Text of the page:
CBD Oil For Dogs With Anxiety And Aggression

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Take Barnaby, for example. A 15-year-old dog who has become reactive and fear aggressive as a result of old age. It only took a week of taking CBD for his owners to already notice a change in his mood, which made it easier to work on his behaviors. Dealing with aggressive behavior can be difficult, even scary. Learn more about how to use CBD oil for dogs with anxiety and aggression issues.

CBD for Dogs With Aggression: Why and How It Works

CBD for dogs with aggression might be an unexpected remedy for a behavior problem that has plagued countless dogs (and their owners) over the past decades. Statistics show an increase in bite-related hospitalizations, even fatalities.

Being the owner of an aggressive dog is a very stressful experience because of the ever-present, lingering fear that your dog might seriously hurt another person or another dog. This, of course, does not mean that you love your dog any less. You want to help him become a safer member of society and gain a calmer state of mind.

As CBD oil is rising in popularity and taking the world by storm, the pet industry is welcoming a variety of CBD-based products on the market. Many dog owners are now wondering if this is just another hype or something that could actually help their sick, anxious, and aggressive dog. Can CBD truly be helpful for canine aggression?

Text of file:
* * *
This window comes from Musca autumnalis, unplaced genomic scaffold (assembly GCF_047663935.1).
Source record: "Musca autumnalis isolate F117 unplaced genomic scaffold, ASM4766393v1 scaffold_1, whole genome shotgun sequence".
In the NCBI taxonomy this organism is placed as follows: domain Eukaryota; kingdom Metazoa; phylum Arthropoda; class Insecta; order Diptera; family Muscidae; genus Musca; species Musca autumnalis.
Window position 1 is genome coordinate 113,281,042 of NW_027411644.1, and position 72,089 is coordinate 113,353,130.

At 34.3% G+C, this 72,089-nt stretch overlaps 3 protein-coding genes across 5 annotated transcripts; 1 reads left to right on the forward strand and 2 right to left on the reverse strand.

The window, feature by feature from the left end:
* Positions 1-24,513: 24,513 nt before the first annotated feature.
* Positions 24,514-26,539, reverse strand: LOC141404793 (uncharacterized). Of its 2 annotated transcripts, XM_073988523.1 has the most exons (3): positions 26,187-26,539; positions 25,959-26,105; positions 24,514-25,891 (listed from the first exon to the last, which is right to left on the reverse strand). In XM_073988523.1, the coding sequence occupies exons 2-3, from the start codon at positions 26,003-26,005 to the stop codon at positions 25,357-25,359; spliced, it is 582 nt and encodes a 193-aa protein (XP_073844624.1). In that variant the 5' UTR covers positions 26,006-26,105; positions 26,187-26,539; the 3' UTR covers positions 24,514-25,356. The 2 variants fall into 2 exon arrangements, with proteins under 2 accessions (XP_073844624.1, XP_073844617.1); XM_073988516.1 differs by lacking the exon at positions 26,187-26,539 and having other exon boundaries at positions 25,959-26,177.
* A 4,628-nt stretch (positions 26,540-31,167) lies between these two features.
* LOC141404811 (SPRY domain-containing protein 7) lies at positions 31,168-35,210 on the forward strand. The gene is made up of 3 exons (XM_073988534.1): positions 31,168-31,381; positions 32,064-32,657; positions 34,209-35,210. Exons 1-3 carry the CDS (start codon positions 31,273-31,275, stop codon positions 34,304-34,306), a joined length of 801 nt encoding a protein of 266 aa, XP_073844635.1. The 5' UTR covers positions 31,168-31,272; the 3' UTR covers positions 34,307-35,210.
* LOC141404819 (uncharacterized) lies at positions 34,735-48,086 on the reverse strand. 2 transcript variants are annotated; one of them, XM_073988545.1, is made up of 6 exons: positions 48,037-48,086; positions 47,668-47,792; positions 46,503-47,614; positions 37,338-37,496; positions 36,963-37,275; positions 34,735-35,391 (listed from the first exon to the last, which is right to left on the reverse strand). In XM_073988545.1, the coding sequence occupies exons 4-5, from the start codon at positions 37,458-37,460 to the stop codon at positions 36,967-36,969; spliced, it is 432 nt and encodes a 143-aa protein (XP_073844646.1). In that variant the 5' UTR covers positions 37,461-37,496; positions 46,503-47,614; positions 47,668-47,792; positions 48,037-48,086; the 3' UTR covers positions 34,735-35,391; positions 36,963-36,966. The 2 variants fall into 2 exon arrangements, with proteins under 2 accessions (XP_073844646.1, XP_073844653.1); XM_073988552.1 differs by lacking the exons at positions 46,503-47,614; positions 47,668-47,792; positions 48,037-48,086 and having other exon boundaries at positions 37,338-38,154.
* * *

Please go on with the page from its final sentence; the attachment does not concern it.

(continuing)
Aggression in Dogs

How are fear and aggression connected?

Aggression is a strong violent reaction to a perceived external threat. Just like humans, dogs have three natural fear responses: fight, flight, and freeze. Aggression is a manifestation of the fight response. This is how we know that all aggression is essentially born out of fear.

There are many different threats a dog can perceive, such as other dogs, competitors, intruders, etc. Fearful and aggressive dogs cannot discern between an actual threat and a perceived threat. This is why many aggressive dogs are called unpredictable, as their owners struggle to understand their triggers.

Studies have shown that the majority of dog bites happen at home, where one would expect dogs to feel safe. Over half of all people who get bitten are children. Dogs with aggression are suffering from internal fear and opting for the fight response, ultimately making them very challenging to live with.

The idea of a supplement that could help these dogs feel calmer in their environment, not to mention in the world at large, comes as a saving grace to many dog owners who are struggling with fear in their own homes. Thankfully, more and more connections have been made between CBD oil and the improved moods of anxious dogs, giving hope to many owners that their aggressive dogs can be helped after all.

CBD Oil for Dogs

What is CBD? Can a dog get high?

CBD stands for cannabidiol and it comes from the cannabis plant. It can be used as an ingredient in a variety of products, such as edibles, ointments, tinctures, and oils. The CBD in these products is primarily derived from hemp (not marijuana), meaning it contains little to no THC and therefore does not have any psychoactive consequences. Your dog will not get high from CBD.